From May 17 to 19 each year, San Pascual Baylon Church in Obando, Bulacan holds a three-day feast that draws people from throughout the country. These tourists participate in masses, long dancing processions through the streets, and frenzied devotion inside the church. Also, many couples participate because of stories of people who were finally blessed with children after dancing in the feast.
History of Obando Fertility Rites
The fertility dance is seems like a Christianized version of a pre-Christian fertility celebration called Kasilonawan. It is where local babaylans danced as an offering to the deities of nature. A god named Linga was the center of the Kasilonawan ritual.
Three Patron Saints
Saint Paschal (celebrated on May 17)
During the 18th century, the Franciscan missionaries built the town church and introduced Saint Paschal Baylon. His surname, Baylon, means “one who likes dancing”. Ultimately, it derives from the Spanish baile, meaning “to dance”. He is the patron saint of fertility, wealth, and abundance.
One anecdote tells how a childless couple from the neighboring town of Hagonoy met a youth selling crabs. The young man told the couple to visit Obando and participate in the Rites to help them with their condition. Upon entering the Obando Church, the couple was amazed by the sight of Saint Paschal’s image. The face of the Saint looked exactly like the young man.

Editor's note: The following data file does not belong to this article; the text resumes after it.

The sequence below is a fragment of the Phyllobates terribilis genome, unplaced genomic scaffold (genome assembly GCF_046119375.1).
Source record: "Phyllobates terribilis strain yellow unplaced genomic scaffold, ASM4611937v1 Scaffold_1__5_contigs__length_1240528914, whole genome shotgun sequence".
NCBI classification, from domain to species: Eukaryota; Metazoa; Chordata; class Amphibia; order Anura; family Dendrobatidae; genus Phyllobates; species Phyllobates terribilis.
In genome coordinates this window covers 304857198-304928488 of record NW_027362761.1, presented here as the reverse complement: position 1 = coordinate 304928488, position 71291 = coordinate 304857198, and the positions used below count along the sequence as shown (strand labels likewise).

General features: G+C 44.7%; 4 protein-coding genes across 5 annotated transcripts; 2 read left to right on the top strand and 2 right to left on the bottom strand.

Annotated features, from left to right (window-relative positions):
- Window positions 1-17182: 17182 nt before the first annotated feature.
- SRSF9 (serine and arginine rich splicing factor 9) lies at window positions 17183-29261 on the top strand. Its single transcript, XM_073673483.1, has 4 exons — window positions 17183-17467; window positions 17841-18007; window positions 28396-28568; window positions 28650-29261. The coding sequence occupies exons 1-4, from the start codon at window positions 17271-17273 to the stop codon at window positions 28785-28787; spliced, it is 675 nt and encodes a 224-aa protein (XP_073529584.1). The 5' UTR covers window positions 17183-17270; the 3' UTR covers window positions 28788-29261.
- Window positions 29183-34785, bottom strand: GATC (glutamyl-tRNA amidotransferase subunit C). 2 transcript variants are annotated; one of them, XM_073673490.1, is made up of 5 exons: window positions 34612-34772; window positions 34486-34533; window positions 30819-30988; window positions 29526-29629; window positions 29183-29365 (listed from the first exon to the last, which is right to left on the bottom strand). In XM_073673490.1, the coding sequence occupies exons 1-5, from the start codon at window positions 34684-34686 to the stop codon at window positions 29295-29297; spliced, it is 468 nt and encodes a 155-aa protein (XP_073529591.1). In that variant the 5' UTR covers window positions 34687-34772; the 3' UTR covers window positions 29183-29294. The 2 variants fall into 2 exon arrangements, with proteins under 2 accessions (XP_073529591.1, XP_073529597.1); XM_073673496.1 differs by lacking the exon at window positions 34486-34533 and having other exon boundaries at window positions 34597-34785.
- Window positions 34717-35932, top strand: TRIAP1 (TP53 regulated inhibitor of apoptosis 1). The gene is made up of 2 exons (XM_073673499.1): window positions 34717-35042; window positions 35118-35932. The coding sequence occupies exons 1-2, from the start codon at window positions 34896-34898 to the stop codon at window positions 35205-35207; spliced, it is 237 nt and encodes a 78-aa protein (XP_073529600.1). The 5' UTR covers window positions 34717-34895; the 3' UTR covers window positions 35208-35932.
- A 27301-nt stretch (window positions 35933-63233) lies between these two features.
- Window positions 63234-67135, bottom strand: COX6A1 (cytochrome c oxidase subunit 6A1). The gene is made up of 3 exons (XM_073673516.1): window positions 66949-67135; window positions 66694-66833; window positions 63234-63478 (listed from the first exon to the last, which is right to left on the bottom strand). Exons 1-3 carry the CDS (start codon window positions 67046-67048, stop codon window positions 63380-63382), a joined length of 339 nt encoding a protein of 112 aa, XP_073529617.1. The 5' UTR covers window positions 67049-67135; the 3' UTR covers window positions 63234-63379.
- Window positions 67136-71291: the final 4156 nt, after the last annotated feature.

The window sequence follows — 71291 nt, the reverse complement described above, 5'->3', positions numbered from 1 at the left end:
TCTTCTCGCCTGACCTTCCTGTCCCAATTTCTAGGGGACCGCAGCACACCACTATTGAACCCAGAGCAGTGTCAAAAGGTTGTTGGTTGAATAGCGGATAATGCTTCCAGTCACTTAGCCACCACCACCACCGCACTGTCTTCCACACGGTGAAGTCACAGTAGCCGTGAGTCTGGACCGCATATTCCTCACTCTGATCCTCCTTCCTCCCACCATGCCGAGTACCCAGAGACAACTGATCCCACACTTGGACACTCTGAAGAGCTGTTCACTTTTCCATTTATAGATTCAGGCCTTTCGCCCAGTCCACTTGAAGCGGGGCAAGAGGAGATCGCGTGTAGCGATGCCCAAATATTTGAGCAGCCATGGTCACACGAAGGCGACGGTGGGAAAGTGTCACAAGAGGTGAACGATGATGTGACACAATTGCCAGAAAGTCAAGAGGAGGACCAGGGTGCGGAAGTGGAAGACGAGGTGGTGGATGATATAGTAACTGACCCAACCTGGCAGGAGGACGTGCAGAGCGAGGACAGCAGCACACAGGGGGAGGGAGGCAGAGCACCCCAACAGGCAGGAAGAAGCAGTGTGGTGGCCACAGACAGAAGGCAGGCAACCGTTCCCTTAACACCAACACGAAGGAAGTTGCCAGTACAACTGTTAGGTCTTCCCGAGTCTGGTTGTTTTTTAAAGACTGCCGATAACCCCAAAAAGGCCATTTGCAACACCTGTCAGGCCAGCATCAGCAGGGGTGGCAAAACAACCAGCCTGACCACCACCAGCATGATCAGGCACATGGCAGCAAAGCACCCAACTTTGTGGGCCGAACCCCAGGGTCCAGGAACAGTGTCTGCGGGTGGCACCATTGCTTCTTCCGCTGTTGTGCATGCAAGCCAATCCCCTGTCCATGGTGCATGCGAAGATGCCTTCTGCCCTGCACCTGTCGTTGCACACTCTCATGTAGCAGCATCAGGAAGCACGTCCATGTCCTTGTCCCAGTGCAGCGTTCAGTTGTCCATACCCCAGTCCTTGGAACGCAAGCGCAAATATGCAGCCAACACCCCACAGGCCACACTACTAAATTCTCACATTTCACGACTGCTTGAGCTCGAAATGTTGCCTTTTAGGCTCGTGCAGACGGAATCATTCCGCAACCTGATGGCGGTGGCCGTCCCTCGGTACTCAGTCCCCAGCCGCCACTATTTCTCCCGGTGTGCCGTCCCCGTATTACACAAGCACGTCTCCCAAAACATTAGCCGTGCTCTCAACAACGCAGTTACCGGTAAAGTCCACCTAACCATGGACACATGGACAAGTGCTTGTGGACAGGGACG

Saint Claire of Assisi (celebrated on May 18)
Santa Clara de Asis was a 13th- century Italian nun. She was the oldest saint and patroness of Catanghalan (the town’s former name). St. Clare became the patroness of good weather because her Spanish name, Clara, also referred to clearer skies after a storm. This started the Filipino custom of offering chicken eggs to St. Clare. Moreover, this custom ensures good weather. The devotees even hold the eggs while dancing Pandango.
Our Lady of Salambáo (celebrated on May 19)
On 19 June 1763, the image of Our Lady of Salambáo, was the last saint whose cults was introduced to Obando. Legend tells of three fishermen named Juan, Julián, and Diego dela Cruz caught the Virgin Mary’s image in their salambáw (a fishing net).
From Malabon, they decided to bring the image to the neighboring town of Navotas, their boat suddenly grew heavy and immobile. When they eventually decided to bring the image to Obando, their boat quickly lightened and became easy to paddle. Furthermore, they took it as a sign that the Virgin wanted to be enshrined in Obando Church. Till now, she is still venerated as the local patroness of fishing and good harvests.
Consequently, the procession usually includes grateful parents, curious tourists, and local fishermen. The swelling population of Philippines could just be a direct result of Obando Fertility Rites. So whenever you are in the Philippines in the month of May, make a point of attending this festival.
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